European Commission Vice President Valdis Dombrovskis said he hoped that the US initiative of steel and aluminum tariffs “will not be followed through.” But he also warned that ” EU is going to react if these one-sided tariffs are going to be imposed by the U.S.” While EU is assessing the options of possible against against US, Dombrovskis emphasized that “we will react in a firm and proportionate way within WTO rules.” This is inline with the rhetoric of all other EU officials.
It’s reported that EU is considering a 25% tit-for-tat tariff on US goods that worth EU 2.8b, should US imposes the steel and aluminum tariffs.
IMF Lagarde: trade war generally finds losers on both sides
IMF Managing Director Christine Lagarde warned that “in a so-called trade war, driven by reciprocal increases of import tariffs, nobody wins, one generally finds losers on both sides.” The macroeconomic impact could be serious especially if other countries were to retaliate. And, notably, she pointed to the most affected by US steel and aluminium tariffs, including Canada, Europe and Germany. She also pointed to China as a case that “some countries in the world that do not necessarily respect the World Trade Organization’s agreements”.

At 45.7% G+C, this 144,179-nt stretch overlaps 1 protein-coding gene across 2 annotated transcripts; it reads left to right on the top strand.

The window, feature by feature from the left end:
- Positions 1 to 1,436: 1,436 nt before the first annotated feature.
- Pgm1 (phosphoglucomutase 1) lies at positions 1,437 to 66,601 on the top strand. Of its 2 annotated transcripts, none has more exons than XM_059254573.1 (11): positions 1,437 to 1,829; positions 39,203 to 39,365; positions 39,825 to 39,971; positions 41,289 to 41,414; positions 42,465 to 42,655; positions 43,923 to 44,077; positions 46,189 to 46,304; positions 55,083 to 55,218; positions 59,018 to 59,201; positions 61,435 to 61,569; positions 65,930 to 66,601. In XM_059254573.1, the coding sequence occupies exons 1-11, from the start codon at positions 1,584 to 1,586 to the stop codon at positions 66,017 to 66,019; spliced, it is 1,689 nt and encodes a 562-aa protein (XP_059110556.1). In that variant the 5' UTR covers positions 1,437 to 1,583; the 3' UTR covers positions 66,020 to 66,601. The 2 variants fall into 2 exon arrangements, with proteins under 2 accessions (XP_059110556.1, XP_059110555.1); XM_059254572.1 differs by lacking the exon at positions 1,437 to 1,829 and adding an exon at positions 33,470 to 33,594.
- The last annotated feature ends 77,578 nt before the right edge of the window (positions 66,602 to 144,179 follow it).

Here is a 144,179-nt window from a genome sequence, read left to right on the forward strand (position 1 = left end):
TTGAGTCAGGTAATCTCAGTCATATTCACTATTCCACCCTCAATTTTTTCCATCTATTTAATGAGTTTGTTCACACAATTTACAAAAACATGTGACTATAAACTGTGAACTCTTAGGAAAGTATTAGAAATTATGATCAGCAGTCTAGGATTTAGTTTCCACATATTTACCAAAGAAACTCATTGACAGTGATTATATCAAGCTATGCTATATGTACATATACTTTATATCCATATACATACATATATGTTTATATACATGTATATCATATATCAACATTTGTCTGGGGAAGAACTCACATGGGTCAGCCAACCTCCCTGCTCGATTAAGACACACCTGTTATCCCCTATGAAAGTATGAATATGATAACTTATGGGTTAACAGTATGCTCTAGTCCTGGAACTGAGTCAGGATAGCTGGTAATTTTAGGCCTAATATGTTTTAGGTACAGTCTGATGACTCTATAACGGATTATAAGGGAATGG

Released from EU, Euroarea E19 Q4 GDP growth was finalized at 0.6% qoq, 2.7% yoy. EU28 Q4 GDP growth was finalized at 0.6% qoq, 2.6% yoy. In Q4, Estonia ranked top with growth at 2.2%, followed by Slovenia at 2.0% and Lithuania at 1.4%. Greece and Croatia were both at bottom with growth at 0.1%, followed by Italy and Latvia at 0.3%.